The peculiar situation of a national opera house in Wexford
The renaming of Wexford Opera House is odd: what’s fine for a festival does not necessarily make sense for a national institution
The opera house in Wexford generates opera on just 12 nights a year in a town with a population of about 20,000 in the southeastern corner of the country. Photograph: David Sleator
Spontaneous, unprovoked testimonials are always impressive. I witnessed a few at Wexford Festival Opera last week. Two stood out, both of them coming from seasoned musical travellers.
One was a Wexford virgin, who marvelled at the oddity and uniqueness of it all: an international opera festival in Wexford of all places, a beautiful, modern opera house that you enter from what otherwise looks like an ordinary, small-town street, and a repertoire that focuses on works that are hard to find anywhere in the world.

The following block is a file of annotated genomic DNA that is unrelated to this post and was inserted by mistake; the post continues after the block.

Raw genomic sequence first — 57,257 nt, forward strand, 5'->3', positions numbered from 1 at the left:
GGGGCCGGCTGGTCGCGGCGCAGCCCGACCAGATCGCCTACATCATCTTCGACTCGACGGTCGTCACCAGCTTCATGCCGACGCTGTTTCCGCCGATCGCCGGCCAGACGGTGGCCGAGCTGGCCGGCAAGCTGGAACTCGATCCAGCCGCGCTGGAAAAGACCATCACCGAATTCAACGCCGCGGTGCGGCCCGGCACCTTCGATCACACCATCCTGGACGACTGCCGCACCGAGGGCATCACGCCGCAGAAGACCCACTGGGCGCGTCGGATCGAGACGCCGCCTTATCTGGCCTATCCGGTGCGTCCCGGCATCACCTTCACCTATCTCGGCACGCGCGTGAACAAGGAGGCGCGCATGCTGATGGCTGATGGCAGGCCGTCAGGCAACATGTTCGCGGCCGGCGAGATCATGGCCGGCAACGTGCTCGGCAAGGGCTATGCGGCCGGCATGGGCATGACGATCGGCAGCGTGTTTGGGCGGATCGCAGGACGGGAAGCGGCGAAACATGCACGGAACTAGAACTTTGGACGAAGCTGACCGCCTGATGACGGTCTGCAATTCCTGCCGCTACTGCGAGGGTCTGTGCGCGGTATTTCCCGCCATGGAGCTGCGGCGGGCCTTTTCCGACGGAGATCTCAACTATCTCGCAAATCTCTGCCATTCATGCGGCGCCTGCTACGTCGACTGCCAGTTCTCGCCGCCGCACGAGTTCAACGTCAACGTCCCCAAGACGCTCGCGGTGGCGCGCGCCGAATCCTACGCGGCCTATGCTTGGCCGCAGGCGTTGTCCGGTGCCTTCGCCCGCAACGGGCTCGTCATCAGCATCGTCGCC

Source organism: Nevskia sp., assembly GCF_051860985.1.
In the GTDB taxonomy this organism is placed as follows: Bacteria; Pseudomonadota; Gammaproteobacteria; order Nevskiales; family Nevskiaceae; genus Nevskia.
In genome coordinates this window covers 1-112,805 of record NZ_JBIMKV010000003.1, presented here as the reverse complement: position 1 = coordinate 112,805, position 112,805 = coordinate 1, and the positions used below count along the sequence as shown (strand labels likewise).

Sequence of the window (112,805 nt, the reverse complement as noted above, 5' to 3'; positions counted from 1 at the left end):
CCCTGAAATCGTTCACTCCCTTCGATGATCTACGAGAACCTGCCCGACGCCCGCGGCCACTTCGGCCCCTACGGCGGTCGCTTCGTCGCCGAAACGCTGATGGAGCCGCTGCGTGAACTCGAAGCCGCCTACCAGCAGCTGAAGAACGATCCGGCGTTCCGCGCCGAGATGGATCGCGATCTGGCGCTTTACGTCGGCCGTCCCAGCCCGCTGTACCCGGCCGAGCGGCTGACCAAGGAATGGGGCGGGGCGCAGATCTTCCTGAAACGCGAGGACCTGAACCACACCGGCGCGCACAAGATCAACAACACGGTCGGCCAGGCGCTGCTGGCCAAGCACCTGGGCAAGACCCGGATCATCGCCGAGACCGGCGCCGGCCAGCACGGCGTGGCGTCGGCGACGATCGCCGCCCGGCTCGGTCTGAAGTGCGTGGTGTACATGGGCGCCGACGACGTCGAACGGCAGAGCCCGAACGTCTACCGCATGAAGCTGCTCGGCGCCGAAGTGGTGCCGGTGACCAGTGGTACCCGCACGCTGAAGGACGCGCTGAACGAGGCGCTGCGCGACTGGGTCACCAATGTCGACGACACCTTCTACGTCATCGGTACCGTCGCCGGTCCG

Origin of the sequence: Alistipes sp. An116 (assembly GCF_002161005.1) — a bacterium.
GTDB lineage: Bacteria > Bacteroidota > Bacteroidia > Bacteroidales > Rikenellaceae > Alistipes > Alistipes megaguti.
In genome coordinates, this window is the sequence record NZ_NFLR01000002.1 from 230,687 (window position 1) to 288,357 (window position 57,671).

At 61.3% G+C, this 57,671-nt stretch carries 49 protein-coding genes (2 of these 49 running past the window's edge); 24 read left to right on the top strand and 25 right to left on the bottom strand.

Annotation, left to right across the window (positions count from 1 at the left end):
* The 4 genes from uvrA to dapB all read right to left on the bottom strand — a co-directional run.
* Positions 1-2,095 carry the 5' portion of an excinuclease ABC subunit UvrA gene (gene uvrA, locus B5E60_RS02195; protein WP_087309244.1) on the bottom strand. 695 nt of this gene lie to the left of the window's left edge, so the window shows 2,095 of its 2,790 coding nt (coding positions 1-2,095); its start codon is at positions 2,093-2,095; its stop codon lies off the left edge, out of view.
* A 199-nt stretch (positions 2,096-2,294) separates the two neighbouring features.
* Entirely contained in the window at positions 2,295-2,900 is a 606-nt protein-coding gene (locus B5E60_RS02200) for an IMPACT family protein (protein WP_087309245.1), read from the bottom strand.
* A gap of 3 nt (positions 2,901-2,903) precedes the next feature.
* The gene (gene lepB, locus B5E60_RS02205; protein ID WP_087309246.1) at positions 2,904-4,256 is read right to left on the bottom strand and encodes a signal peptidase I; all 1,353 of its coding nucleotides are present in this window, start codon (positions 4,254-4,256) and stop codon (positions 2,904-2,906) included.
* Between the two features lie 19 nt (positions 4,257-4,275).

The other clearly experienced Wexford as a favourite annual destination, a red- letter highlight in a busy operatic calendar, a place to be spoken of with the aura of a spiritual pilgrimage.
The festival has followed a brave and difficult path over the past 10 years. There was the transition from the old Theatre Royal to the new opera house (involving offsite productions in 2006 and 2007) during a 24-month period, which featured three chief executives – the late, much- lamented Jerome Hynes, Michael Hunt, and the incumbent, David McLoughlin – while the new build was under way. And the new house, with its increased capacity, opened in 2008, just as the Irish economy descended into recession.
All of this might have been expected to lead to some kind of artistic retrenchment, but the company stood steadfastly behind artistic director David Agler’s vision, which involves a focus on areas that the festival had never attended to much in the past: opera in English and work by living, mostly American, composers.
Agler’s first season included Carlisle Floyd’s Susannah. He followed this with Conrad Susa’s Transformations; Richard Rodney Bennett’s The Mines of Sulphur; John Corigliano’s The Ghosts of Versailles; Peter Ash’s The Golden Ticket; Delius’s A Village Romeo and Juliet and Koanga; and Kevin Puts’s Silent Night.